― Lisa Finch, mother of Andrew Finch, 28, who was killed by Wichita, Kansas, police on 12/28/2017.

The killing last week of Wichita resident Andrew Finch by police called out to his house on a bogus hostage emergency allegedly phoned in by Los Angeles, California, resident Tyler Barriss, who did not even know Finch, could lead to a court case in which this country finally confronts how it lets police get away with murder. Historically the courts have bent over backwards to whitewash the excessive, reckless use of force by police. Conviction rates for the few police officers actually brought up on charges have been laughably low. Now with this case in Wichita, the question may finally have to be addressed in the courts of whether police are responsible for their actions or not.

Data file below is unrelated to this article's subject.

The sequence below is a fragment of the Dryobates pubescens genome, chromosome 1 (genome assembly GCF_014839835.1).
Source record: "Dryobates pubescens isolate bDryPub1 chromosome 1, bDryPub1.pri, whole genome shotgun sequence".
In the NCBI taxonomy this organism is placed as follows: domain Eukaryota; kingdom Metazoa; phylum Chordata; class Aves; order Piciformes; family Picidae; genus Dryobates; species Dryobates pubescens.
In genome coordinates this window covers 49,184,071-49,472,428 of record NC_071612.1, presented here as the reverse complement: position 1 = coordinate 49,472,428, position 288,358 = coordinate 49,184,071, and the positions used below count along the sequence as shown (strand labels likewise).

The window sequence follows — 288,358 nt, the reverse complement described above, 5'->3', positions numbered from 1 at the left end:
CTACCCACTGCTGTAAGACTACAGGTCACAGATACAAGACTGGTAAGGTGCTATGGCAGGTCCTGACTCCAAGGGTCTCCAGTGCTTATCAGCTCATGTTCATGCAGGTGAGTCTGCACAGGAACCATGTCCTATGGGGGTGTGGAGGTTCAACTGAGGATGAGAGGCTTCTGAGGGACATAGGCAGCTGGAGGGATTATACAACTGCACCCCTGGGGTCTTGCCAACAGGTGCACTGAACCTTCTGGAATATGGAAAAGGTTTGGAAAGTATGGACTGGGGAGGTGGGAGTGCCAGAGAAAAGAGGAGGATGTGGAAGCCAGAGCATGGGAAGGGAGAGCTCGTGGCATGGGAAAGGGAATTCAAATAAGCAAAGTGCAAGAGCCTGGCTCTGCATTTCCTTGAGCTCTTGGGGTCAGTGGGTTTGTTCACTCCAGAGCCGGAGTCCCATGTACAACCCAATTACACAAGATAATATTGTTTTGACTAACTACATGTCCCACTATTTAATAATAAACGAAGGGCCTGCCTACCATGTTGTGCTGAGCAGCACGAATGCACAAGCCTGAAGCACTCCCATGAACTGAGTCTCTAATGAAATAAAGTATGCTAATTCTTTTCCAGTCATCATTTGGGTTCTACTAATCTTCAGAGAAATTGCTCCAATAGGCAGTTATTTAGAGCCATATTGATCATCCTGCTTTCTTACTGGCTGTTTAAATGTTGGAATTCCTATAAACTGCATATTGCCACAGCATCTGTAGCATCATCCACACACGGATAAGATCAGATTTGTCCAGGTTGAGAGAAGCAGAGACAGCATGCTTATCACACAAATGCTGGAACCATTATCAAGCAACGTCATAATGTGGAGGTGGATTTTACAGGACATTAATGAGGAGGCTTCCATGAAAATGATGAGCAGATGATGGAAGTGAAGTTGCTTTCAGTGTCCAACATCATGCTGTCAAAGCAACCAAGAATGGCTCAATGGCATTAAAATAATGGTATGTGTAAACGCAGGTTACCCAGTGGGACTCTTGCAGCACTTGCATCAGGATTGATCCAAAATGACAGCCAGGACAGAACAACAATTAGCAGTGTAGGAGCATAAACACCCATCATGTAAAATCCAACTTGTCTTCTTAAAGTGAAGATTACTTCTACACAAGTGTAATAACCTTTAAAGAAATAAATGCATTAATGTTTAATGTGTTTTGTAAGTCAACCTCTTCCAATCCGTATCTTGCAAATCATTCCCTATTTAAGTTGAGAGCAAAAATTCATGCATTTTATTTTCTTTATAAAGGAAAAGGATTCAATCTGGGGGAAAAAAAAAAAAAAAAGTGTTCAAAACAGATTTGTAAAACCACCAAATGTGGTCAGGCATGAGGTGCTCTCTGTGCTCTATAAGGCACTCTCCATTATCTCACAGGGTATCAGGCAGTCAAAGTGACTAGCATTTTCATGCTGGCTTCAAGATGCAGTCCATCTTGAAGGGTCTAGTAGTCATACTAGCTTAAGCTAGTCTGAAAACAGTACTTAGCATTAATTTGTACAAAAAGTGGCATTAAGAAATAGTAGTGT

“Swatting”, the practice of phoning in a bogus emergency in order to harass someone else with the bludgeon of a police raid, has been around for many years, but until last week no one has been killed in an unnecessary swatting raid. Nevertheless, the consequences of swatting are usually more serious than those of a “prank”, as many reporters have irresponsibly and inaccurately dubbed the criminal practice this past week. Why would anyone call in a false report for purposes of harassment if they weren’t fairly certain that the cop mentality of overreaction and testosterone poisoning would lead them to escalating most situations to dangerous levels? What would be the fun of it for the hoaxer if instead cops could be relied upon to behave rationally and resolve situations peacefully when at all possible? That wouldn’t serve the purpose of the swatting hoaxer one bit and wouldn’t be the least fun in their eyes. No, the reason swatting exists is because people in this country know very well the police are all too eager to smash down doors, bust heads, and shoot first with their itchy trigger fingers. And the courts stand behind the cops to absolve them of all those actions.